Local hero to return as a musical

A musical based on the classic 1983 film Local Hero will have its world premiere in Edinburgh next year.

BBC
The Royal Lyceum will be the first to perform the musical, which has been adapted by the theatre’s artistic director David Greig and Bill Forsyth.

The Scottish filmmaker wrote and directed the original movie.

International music star Mark Knopfler has written the music and lyrics for the new production, which will open in Spring 2019.

Knopfler, who rose to fame in multi-million selling band Dire Straits, wrote the score for the 1983 film.

It tells the story of an American oil company representative who is sent to the fictional Ferness on the west coast of Scotland to buy the village and its land in order to build a refinery.

However, “Mac” MacIntyre adapts to Scottish village life and becomes worried the deal will ruin the place he has come to love.

It was made in several locations around Scotland but most of the Ferness village scenes were filmed in Pennan on the Aberdeenshire coast.

A red phone box in the village, where Mac makes phone calls to his boss in Texas, played by Burt Lancaster, became one of the most famous images of Scottish cinema.

Glasgow writer and director Forsyth’s other films include Gregory’s Girl and Comfort and Joy.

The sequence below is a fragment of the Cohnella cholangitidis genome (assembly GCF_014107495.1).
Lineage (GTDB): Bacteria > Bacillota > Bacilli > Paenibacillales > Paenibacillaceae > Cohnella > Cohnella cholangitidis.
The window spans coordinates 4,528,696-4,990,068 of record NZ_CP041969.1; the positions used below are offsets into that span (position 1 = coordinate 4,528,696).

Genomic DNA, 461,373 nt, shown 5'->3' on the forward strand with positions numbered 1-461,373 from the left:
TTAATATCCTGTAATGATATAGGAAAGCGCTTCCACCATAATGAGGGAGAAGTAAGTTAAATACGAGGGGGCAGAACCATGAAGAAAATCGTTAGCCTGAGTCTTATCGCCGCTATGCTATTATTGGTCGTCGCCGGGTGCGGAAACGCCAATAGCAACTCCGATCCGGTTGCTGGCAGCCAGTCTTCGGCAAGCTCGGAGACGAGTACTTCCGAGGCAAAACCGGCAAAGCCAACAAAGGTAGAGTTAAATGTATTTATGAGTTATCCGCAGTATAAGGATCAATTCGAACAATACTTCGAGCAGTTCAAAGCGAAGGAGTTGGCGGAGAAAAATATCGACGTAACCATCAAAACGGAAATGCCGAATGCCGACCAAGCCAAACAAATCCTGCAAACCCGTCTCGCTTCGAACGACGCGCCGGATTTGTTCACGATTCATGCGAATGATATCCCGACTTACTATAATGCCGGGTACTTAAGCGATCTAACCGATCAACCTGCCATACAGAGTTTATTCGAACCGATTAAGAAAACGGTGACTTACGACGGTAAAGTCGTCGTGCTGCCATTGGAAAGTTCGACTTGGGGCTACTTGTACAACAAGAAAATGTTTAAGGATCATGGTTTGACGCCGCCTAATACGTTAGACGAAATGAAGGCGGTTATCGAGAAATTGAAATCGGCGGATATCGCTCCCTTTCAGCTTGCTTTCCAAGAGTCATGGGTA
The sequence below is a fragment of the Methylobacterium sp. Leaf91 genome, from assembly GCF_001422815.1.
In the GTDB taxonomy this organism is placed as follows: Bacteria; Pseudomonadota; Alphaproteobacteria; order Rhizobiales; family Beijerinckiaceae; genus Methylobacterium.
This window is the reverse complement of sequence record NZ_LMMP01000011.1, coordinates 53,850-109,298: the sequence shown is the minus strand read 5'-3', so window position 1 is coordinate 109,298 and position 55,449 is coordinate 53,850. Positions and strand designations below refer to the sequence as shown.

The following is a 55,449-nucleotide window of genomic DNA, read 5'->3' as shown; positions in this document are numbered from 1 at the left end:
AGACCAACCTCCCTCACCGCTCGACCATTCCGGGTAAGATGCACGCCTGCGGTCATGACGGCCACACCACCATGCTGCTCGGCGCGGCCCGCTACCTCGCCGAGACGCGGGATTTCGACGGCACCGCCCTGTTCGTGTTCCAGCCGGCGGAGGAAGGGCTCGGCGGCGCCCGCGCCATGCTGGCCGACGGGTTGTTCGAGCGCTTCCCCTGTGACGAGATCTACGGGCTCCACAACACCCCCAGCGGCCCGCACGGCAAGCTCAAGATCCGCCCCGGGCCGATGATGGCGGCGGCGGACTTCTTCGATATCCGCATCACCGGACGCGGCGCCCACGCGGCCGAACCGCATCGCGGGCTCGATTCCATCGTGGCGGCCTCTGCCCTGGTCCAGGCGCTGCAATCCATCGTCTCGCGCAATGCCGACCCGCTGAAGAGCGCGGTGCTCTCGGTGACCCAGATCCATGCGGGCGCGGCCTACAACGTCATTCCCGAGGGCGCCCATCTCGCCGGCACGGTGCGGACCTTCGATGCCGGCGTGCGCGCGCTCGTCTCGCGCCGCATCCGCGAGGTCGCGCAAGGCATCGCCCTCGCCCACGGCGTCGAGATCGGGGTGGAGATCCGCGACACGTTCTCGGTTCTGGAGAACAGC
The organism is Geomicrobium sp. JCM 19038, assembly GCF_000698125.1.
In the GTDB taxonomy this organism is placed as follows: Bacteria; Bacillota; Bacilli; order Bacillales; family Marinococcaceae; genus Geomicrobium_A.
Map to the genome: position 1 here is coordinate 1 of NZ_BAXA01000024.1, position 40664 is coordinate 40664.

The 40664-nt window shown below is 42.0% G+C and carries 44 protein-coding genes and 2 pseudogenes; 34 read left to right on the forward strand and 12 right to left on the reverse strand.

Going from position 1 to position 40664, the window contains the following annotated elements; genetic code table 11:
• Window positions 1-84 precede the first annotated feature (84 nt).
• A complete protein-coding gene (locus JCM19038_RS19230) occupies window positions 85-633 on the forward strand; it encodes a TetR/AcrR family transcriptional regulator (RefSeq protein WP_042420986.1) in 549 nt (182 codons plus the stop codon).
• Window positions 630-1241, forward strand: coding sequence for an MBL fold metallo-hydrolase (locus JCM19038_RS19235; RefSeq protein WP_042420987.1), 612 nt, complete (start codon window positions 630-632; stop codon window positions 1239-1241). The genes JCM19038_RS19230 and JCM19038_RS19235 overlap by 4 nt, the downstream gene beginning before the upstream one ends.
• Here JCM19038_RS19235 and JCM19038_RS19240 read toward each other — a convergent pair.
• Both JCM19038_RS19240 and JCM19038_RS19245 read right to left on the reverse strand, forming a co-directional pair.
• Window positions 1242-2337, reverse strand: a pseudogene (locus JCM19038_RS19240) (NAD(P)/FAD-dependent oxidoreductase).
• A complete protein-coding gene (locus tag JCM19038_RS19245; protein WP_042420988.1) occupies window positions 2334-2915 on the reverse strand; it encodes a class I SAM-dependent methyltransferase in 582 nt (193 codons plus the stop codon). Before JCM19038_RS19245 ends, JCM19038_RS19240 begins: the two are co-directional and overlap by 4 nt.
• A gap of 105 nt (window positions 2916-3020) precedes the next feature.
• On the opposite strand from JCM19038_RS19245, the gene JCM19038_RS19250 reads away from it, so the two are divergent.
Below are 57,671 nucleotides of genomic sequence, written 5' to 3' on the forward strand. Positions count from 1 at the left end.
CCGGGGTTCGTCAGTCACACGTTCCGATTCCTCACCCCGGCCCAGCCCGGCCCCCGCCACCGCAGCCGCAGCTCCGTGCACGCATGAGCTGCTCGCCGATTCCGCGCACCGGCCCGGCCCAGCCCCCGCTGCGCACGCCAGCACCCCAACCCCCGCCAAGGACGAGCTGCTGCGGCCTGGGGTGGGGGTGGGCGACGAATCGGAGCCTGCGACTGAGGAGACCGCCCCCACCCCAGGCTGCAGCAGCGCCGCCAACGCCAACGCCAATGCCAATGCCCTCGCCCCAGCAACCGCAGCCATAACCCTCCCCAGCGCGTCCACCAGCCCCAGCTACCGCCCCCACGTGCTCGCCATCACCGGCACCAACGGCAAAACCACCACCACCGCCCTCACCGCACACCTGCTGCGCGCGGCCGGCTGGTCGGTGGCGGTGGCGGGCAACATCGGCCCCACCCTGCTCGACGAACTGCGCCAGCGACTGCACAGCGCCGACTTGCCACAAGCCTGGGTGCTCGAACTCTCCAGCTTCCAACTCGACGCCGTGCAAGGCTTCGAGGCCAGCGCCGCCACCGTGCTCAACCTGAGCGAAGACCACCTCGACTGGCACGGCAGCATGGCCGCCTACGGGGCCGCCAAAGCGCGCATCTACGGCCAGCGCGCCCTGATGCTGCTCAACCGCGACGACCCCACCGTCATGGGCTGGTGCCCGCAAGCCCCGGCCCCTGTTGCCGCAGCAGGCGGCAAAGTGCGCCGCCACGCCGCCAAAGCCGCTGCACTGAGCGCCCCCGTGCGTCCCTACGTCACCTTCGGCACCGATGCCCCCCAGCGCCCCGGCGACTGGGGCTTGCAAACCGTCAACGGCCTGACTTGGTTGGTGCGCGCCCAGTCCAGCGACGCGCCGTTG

David Greig, an acclaimed playwright as well as theatre director, said: “Local Hero is one of those great Scottish stories that has captured the imaginations of people across the world, it has been one of my favourite films since I first saw it as a teenager.”

Local Hero is due to open at The Lyceum in Spring 2019 before transferring to The Old Vic in London.

Source: Local hero to return as a musical

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Review: Comfort and Joy

 

Bill Forsyth’s Comfort and Joy is full of cherishable moments.

Bill Forsyth’s Comfort and Joy underwhelmed at the box-office on its release in 1984 and has subsequently been out of circulation for many years, which partly explains why it has never achieved the acclaim and cult status enjoyed by his other early ’80s crowdpleasers Gregory’s Girl and Local Hero. Another reason, however, might be because this comedy-drama doesn’t feel as fully formed as those previous efforts, and it suffers from an underpowered narrative engine. Much of the charm and lightness of touch that defines Forsyth’s work is still evident, though [ . . . ] Read more at The Skinny

Bill Forsyth: “Scotland is a little nation with an identity problem”  

Gregory’s Girl and Local Hero helped shape how Scotland sees itself. But director Bill Forsyth says that was the last thing he aimed to do There are plenty of Scottish actors and writers working in the movie business but strangely few directors. When you search for “Scottish film director”, top of the list is Bill Forsyth, who hasn’t made a film this century and is remembered primarily for two from the early 1980s – Gregory’s Girl (pictured below) and Local Hero. Such is the rarity of quality films made in Scotland by Scottish auteurs that these are still celebrated as ones that forged the character of the nation.“I wasn’t flying the flag for Scotland,” Forsyth says. “I wasn’t trying to say something culturally about Scotland – I don’t know what Scotland means to the guy next to me on the bus. It’s too dumb an idea to want to nail, a culture. It comes from making stuff, and the accumulation of that stuff finally reflects a culture.”

Source: Bill Forsyth: “Scotland is a little nation with an identity problem” | Big Issue